The Roman Emperor Marcus Aurelius had persecuted the Christians, but his son Commodus, who in 180 succeeded to the throne, was favorable to them, out of regard to his Empress Marcia, an admirer of the Faith. During this calm the number of the faithful greatly increased, and many persons of first rank, among them Apollonius, a Roman senator, enlisted themselves under the banner of the cross. He was already very well versed both in philosophy and Holy Scripture, as we learn from Saint Jerome, who had read and admired his discourse in the Senate of Rome on behalf of the Christian religion. The loss of this document is much regretted.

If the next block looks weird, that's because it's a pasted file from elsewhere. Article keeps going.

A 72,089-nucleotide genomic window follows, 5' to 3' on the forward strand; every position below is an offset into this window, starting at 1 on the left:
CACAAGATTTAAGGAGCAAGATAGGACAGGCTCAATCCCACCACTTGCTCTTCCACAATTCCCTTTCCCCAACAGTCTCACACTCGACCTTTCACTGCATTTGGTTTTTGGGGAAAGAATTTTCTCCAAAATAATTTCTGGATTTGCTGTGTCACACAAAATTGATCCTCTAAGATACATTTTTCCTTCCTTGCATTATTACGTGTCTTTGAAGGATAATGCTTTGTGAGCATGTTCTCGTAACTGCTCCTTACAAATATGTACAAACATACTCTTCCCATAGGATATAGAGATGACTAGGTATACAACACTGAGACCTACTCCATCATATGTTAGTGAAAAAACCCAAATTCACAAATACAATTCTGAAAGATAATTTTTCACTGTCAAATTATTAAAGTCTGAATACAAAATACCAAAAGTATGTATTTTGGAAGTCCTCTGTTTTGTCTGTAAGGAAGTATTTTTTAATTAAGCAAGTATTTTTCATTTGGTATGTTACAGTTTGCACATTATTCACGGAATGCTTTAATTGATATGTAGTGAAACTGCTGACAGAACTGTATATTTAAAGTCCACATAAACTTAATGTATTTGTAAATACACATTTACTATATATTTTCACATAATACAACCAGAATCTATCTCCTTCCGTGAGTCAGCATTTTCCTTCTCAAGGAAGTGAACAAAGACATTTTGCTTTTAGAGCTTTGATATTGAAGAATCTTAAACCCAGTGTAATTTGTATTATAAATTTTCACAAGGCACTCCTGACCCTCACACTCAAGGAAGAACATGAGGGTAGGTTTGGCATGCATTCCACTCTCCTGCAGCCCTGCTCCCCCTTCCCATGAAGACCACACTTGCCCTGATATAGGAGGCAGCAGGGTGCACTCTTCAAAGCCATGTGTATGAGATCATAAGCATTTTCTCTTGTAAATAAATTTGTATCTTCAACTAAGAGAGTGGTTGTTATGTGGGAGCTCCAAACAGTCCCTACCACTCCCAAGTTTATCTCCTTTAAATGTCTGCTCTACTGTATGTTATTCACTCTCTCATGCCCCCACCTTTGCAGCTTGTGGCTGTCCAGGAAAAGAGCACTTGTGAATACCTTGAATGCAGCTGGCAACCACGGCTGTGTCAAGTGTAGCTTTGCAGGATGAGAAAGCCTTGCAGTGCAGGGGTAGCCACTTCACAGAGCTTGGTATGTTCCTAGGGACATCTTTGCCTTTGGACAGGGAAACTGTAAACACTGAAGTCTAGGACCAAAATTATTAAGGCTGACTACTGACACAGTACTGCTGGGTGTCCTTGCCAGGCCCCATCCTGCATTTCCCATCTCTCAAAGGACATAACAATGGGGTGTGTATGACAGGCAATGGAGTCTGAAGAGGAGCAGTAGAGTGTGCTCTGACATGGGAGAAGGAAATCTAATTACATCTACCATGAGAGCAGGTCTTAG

In the midst of the peace which the Church enjoyed, Saint Apollonius was publicly accused of Christianity by one of his own slaves. What followed evokes our surprise. Marcus Aurelius, during his reign, had published an edict ordering that the accusers of Christians be put to death, but he had done so without repealing the former laws against convicted Christians. Thus the slave was immediately condemned to have his legs broken and be put to death; but immediately afterwards, to ascertain whether the accusation was true, the same judge sent an order to Saint Apollonius to renounce his religion if he valued his life and fortune. The Saint courageously rejected such ignominious terms of safety, whereupon the judge referred him to the Roman senate, to give an account of his faith to that body, very hostile to Christians. Persisting in his refusal to comply with the condition, Saint Apollonius was condemned by their decree and beheaded.